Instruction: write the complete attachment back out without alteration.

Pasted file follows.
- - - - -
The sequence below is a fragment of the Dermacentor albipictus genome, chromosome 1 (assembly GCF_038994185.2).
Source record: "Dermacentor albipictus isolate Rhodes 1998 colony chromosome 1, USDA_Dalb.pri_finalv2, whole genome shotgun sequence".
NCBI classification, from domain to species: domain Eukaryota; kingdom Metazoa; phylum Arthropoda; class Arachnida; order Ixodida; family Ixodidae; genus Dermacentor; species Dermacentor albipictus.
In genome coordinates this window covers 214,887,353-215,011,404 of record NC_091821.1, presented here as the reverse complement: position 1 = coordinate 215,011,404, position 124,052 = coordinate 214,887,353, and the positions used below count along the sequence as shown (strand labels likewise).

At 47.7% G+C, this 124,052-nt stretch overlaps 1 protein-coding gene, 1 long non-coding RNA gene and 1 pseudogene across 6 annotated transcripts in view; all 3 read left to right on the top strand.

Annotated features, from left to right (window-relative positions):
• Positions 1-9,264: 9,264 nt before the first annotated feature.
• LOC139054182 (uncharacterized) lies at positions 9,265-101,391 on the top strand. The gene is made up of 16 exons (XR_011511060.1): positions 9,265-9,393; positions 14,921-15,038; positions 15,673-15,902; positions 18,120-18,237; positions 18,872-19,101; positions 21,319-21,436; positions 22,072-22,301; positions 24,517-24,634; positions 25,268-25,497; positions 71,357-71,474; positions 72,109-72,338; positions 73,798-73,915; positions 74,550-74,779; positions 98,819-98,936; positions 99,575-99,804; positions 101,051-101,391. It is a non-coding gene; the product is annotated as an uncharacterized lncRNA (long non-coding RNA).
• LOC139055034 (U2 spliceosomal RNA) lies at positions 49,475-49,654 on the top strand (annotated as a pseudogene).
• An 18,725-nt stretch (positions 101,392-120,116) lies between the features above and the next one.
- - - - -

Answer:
The sequence below is a fragment of the Dermacentor albipictus genome, chromosome 1 (assembly GCF_038994185.2).
Source record: "Dermacentor albipictus isolate Rhodes 1998 colony chromosome 1, USDA_Dalb.pri_finalv2, whole genome shotgun sequence".
NCBI classification, from domain to species: domain Eukaryota; kingdom Metazoa; phylum Arthropoda; class Arachnida; order Ixodida; family Ixodidae; genus Dermacentor; species Dermacentor albipictus.
In genome coordinates this window covers 214,887,353-215,011,404 of record NC_091821.1, presented here as the reverse complement: position 1 = coordinate 215,011,404, position 124,052 = coordinate 214,887,353, and the positions used below count along the sequence as shown (strand labels likewise).

At 47.7% G+C, this 124,052-nt stretch overlaps 1 protein-coding gene, 1 long non-coding RNA gene and 1 pseudogene across 6 annotated transcripts in view; all 3 read left to right on the top strand.

Annotated features, from left to right (window-relative positions):
• Positions 1-9,264: 9,264 nt before the first annotated feature.
• LOC139054182 (uncharacterized) lies at positions 9,265-101,391 on the top strand. The gene is made up of 16 exons (XR_011511060.1): positions 9,265-9,393; positions 14,921-15,038; positions 15,673-15,902; positions 18,120-18,237; positions 18,872-19,101; positions 21,319-21,436; positions 22,072-22,301; positions 24,517-24,634; positions 25,268-25,497; positions 71,357-71,474; positions 72,109-72,338; positions 73,798-73,915; positions 74,550-74,779; positions 98,819-98,936; positions 99,575-99,804; positions 101,051-101,391. It is a non-coding gene; the product is annotated as an uncharacterized lncRNA (long non-coding RNA).
• LOC139055034 (U2 spliceosomal RNA) lies at positions 49,475-49,654 on the top strand (annotated as a pseudogene).
• An 18,725-nt stretch (positions 101,392-120,116) lies between the features above and the next one.